The pursuit of language: Arabic at VAMPY

Language is a truly miraculous system through which we can describe the world around us, and foreign languages are essential for the globalized world in which we live. Each year, VAMPY offers a three-week course in Arabic, funded in part by the Qatar Foundation International. The course is similar in content to the first year of Arabic at WKU, and students learn to read the alphabet and express themselves on daily, routine matters. As a future language educator, I have been delighted to serve as the teaching assistant in Arabic alongside Mr. Lhousseine Guerwane and watch the amazing sight of language acquisition.


At the beginning of the course, no students in the class were able to read or write in Arabic, but this quickly changed. In the first week, students were introduced to greetings, then progressed on to state their names, where they live, their dream occupation, furniture in a room, their wants, and different objects. Additionally, students have learned how to add imagery to their speech by using adjectives in Arabic. Our focus has been on communication, using the American Council on the Teaching of Foreign Languages proficiency scale as a guide, rather than traditional grammar approaches. Despite this, students have indeed learned how to produce different structures through continued practice and repetition of expressions. Moreover, the students learned all twenty-eight letters of the alphabet by the end of the first week.


A language course cannot exist without cultural instruction as well. Over the course of the last few weeks, students have gotten the chance to participate in several cultural activities including creating Arabic calligraphy, drinking Qatari tea, trying henna (temporary hand designs), virtually creating symmetric Islamic tiles, and speaking to a representative about fully funded opportunities to study abroad in Morocco or Oman. In the coming week, students will also get to talk with a refugee from Syria and put their Modern Standard Arabic skills to use.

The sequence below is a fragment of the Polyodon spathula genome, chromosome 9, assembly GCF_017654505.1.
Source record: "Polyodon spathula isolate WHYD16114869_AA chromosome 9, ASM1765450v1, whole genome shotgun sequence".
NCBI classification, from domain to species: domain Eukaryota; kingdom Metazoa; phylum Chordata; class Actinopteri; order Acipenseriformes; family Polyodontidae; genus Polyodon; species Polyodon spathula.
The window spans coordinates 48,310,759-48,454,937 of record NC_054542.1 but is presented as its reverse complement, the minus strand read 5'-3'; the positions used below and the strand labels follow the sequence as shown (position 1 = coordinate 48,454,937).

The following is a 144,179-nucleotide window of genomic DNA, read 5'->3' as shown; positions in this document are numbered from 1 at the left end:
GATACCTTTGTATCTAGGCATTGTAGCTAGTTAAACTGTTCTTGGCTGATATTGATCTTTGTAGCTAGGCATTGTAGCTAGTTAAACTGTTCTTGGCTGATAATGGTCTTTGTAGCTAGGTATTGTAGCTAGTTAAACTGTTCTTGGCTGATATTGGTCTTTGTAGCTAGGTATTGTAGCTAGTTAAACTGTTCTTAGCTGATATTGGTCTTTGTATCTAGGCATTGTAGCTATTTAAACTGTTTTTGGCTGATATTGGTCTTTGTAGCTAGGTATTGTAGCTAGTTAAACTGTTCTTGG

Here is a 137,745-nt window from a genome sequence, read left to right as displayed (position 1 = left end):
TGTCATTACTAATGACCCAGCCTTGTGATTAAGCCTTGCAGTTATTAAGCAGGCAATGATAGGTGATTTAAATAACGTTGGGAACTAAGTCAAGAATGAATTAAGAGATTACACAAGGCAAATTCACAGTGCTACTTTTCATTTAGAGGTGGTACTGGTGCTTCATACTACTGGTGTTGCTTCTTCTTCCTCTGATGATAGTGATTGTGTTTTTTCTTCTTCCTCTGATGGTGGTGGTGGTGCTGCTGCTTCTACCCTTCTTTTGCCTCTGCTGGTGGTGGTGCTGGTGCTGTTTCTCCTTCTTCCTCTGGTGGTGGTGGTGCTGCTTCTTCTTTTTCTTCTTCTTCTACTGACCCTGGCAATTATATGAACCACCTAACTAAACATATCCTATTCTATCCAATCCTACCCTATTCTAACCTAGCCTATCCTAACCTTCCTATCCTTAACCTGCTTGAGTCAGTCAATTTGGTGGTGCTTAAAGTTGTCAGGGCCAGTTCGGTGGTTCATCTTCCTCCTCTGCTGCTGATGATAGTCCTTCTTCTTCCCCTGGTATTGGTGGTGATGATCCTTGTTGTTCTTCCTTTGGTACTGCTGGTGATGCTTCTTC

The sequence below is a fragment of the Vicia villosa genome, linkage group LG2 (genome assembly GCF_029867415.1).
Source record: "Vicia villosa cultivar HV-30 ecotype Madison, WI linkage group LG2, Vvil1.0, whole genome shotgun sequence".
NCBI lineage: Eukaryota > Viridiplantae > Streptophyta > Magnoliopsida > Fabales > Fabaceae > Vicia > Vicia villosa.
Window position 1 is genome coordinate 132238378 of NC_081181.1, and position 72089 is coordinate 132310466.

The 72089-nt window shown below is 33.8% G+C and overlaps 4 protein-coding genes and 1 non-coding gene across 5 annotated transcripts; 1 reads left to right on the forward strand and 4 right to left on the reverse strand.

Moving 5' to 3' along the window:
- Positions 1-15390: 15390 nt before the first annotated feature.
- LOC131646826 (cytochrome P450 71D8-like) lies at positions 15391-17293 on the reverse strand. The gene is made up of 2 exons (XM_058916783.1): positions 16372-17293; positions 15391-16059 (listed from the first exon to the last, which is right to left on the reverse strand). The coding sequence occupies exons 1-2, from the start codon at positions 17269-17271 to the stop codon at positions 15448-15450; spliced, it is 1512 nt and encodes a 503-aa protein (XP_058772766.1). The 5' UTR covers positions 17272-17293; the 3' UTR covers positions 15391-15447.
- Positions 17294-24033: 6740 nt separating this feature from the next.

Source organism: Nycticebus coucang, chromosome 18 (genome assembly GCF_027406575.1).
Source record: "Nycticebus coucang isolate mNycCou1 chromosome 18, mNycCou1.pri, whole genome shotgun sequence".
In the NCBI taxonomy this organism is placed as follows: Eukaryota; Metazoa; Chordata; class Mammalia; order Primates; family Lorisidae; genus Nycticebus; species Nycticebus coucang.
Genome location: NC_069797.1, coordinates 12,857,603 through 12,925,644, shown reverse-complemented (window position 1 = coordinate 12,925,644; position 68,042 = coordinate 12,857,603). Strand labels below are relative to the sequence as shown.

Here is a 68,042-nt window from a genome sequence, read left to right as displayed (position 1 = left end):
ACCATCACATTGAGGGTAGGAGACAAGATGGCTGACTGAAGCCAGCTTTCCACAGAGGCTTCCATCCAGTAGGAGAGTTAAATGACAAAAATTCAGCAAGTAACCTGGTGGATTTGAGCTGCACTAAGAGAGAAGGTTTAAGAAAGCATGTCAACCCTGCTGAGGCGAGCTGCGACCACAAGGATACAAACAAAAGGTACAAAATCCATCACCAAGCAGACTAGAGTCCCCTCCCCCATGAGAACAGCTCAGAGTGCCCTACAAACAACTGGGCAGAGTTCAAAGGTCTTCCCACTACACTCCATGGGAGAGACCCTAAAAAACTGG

Every night, I have led the students in a review session where we steer away from the PowerPoint and lecture format with more hands-on activities. Early in my language education, I learned that it is easier to acquire new expressions when you accompany them with as many of the five senses as possible. Therefore, students have enjoyed a rich selection of activities including playing telephone, charades, and hot potato . . . in Arabic. So far, students have found the activities in class interesting and engaging as they tackle a very important language in the modern world, and their acquisition of it has been outstanding.

Cody M. Smith, teaching assistant

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